To some extent the problems with mathematics learning and teaching must have something to do with the quality of mathematics teachers.
Yes, mathematics is difficult, perhaps it is the most difficult school subject of all for most people. And it may be that Lockhart is largely right in that mathematics teaching has become stuck in a tradition and a routine that is not at all true to the real nature of the subject. It is not easy for the individual teacher to break loose from this.
If it is the case that many (most) mathematics teachers are not up to the task of teaching mathematics is such a way as to minimize the inherent problems in understanding the subject and maximizing the learning, then this is not a problem that can be blamed on individual teachers. It is a system error.
Who’s not doing their job? Could it be the teaching schools? Lockhart certainly says that. He calls teaching schools a complete crock.
I went to teaching school myself (in Sweden – remember I’m now writing about the Swedish situation). Not the long version, but rather the short version, adding on a year of studying pedagogics ten years or so after earning my civil engineering degree. Long time ago this was the standard way into the teaching profession. First you studied the subjects, then you added on a year of teaching theory and practice. It is really hard to see what’s wrong with this. There is a focus on mastering the subjects you are supposed to teach and then you learn the basics of the practical craft of teaching. Granted that you have some talent for your subjects and some talent for teaching and you are interested in teaching, you should stand a good change to become a good teacher.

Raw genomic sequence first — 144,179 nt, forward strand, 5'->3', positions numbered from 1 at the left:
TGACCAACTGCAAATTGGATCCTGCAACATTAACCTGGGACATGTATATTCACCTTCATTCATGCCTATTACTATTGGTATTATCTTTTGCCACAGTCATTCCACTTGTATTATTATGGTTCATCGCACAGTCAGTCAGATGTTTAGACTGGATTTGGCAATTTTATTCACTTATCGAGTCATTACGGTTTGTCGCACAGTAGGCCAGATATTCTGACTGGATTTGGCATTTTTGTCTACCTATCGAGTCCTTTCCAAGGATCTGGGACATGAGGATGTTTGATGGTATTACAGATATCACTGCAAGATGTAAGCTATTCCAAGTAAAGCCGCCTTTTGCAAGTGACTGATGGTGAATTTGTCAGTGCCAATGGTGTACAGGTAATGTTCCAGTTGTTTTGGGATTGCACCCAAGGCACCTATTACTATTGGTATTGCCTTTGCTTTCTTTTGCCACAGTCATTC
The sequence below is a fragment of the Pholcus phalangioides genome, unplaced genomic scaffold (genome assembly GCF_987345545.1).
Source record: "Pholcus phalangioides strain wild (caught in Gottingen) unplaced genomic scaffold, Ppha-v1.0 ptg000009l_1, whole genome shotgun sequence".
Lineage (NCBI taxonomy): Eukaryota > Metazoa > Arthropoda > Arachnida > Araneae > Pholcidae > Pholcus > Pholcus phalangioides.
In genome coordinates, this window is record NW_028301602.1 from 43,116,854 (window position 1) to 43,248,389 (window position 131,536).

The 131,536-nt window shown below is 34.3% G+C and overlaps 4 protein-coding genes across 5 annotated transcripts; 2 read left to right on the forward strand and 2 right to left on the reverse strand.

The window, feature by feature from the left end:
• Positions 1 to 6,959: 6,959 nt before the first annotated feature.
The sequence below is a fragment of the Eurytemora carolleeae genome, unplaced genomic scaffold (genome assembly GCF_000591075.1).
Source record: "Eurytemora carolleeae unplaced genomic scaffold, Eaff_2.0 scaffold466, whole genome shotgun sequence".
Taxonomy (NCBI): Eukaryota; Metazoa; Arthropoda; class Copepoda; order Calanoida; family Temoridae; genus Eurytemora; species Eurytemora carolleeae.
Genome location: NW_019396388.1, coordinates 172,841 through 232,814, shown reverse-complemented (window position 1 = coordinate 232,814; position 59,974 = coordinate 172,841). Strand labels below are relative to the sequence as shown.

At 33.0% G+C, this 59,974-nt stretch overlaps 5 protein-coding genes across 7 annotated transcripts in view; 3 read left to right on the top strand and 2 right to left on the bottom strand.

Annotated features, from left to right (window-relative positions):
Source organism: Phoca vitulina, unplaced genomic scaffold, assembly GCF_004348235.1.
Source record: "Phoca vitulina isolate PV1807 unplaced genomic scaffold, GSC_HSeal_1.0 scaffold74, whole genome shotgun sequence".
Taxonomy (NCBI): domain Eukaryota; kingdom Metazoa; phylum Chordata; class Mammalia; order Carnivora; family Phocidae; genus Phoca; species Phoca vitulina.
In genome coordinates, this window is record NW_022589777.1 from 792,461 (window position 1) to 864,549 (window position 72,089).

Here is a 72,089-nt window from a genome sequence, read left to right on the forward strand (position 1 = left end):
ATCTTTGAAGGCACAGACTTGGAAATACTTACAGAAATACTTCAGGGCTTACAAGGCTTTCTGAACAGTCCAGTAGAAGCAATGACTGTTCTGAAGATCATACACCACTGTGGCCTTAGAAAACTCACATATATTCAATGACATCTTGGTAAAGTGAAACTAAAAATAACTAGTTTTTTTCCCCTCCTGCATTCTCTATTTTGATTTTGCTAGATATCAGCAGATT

But at the time I did this, twenty-two years ago, it was considered as an aberration, something that was tolerated because of the need to recruit science and technology teachers to the gymnasium. This was not said explicitly, but you could feel it if you had any social competence. It came out in one explicit, and quite funny way. There was a requirement that we, the students, should get practice “in society” as it was phrased, by a three weeks section of practicing at a work-place. Can you believe it! Here we had folks in their thirties and forties who had been working in industry, in the public sector, as teachers, as researchers and civil engineers in many different jobs – and they were required to go out and get practice “in society”. Of course we refused to do it, and it never came about since the school itself had no contacts “in society”!
But this was long ago. For many years now the standard way into teaching has been a shift of focus from the subjects to the theory of teaching itself. Pedagogy, didactics, psychology, sociology, child development theory et cetera has moved up front and the subjects are sort of mixed in piece by piece here and there during up to five years of study.
To highlight the difference: before you were a mathematician teaching mathematics. Now you are a pedagogue teaching mathematics.
In the individual case there may be no difference. Most likely both systems has produced good mathematics teachers. But statistically, on average, which system is most likely to produce the greatest number of good mathematics teachers?